ART TREASURES IN JAPANESE MOVIES: “STILL WALKING” BY HIROKAZU KORE-EDAJune 12, 2011 at 2:43 am | Posted in Art, Asia, Film, History, Japan | Leave a comment
One of the topics discussed casually in the Japanese movie, “Still Walking” is the status and condition of the art treasures of the Takamats-zuka Tomb and “Asuka Beauty,” one of the murals.
Still Walking (歩いても 歩いても Aruitemo aruitemo) is a 2008 Japanese film directed by Hirokazu Kore-eda. The film is a portrait of a family over roughly 24 hours as they commemorate the death of one member.
The Yokoyama family are briefly reunited to commemorate the death of the eldest son, Junpei, who drowned accidentally 12 years ago. His retired doctor father Kyohei and mother Toshiko are joined by surviving son Ryota, daughter Chinami and their respective families. The family share nostalgia, humour, sadness and tension as memories are shared and ceremonies performed.
- Hiroshi Abe as Ryota Yokoyama
- Yui Natsukawa as Yukari Yokoyama
- You as Chinami Kataoka
- Kazuya Takahashi as Nobuo Kataoka
- Shohei Tanaka as Atsushi Yokoyama
- Yoshio Harada as Kyohei Yokoyama
- Kirin Kiki as Toshiko Yokoyama
- Susumu Terajima as Sushi deliverer
The tomb is thought to have been built at some time between the end of the 7th century and the beginning of the 8th century. It was accidentally discovered by a local farmer in the 1960s.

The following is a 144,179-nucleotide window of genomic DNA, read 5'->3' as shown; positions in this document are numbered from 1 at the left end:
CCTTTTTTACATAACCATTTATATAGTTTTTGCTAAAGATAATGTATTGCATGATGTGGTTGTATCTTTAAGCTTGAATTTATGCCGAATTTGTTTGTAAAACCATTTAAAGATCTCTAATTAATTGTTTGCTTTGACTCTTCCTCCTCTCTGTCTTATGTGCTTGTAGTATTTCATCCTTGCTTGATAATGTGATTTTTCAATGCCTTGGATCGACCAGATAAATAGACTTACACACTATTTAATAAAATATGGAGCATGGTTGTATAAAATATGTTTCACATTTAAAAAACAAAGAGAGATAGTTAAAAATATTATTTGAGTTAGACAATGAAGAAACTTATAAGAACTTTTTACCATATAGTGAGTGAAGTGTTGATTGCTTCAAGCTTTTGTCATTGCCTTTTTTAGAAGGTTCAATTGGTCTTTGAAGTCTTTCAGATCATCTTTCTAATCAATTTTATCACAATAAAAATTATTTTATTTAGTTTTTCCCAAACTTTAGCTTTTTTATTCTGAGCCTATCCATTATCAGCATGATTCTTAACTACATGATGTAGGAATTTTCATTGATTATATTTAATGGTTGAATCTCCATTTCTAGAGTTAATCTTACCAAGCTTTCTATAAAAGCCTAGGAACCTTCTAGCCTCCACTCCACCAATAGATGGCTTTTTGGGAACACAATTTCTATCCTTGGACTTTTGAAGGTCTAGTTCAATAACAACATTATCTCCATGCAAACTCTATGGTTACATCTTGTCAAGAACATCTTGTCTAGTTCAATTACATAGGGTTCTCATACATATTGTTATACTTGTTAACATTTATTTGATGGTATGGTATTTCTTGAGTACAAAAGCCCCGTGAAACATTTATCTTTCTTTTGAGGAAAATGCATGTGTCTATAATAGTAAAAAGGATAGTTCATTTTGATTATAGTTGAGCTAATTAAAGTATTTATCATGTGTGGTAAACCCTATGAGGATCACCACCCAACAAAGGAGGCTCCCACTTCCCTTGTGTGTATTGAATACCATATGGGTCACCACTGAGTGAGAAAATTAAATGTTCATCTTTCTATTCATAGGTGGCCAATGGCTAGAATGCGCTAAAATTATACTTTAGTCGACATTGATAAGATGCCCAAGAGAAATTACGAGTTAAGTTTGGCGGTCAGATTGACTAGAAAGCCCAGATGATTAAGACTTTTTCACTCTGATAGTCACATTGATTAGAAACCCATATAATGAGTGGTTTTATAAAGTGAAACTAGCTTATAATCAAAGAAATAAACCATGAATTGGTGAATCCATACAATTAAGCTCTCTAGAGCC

The mound of the tomb was built of alternating layers of clay and sand. It is about 16 meters in diameter and 5 meters high. Digging yielded a burial chamber with painted fresco wall paintings of courtiers in Goguryeo-style garb. The paintings are in full color with red, blue, gold, and silver foil representing four male followers and four abigails together with the Azure Dragon, Black Tortoise, White Tiger, and Vermilion Bird groups of stars. The paintings are designated as a national treasure of Japan.
For whom the tomb was built is unknown, but the decorations suggest it is for a member of the Japanese royal family or a high-ranking nobleman. Candidates include:
- 1. Prince Osakabe (? – 705), a son of Emperor Temmu
- 2. Prince Yuge (? – 699), also a son of Emperor Temmu
- 3. Prince Takechi (654? – 696), also a son of Emperor Temmu, general of Jinshin War, Daijō Daijin
- 4. Isonokami Ason Maro (640 – 717), a descendant of Mononobe clan and in charge of Fujiwara-kyo after the capital was moved to Heijo-kyo
- 5. Kudara no Konikishi Zenko (617-700), a son of the last king of Baekje, one of the Three Kingdoms of Korea.
The Cultural Affairs Agency of Japan is considering taking apart the stone chamber and reassembling it elsewhere to prevent further deterioration to its wall paintings. A painting called Asuka Bijin, or “beautiful women”, is one of the murals in the tomb facing deterioration. The unusual preservation method is being considered because the tomb’s current situation makes it impossible to prevent further damage and stop the spread of mold.
Directed by Hirokazu Koreeda
Written by Hirokazu Koreeda
Cinematography Yutaka Yamasaki
Editing by Hirokazu Koreeda
June 28, 2008 (Japan)
August 28, 2009 (USA)
Running time 114 minutes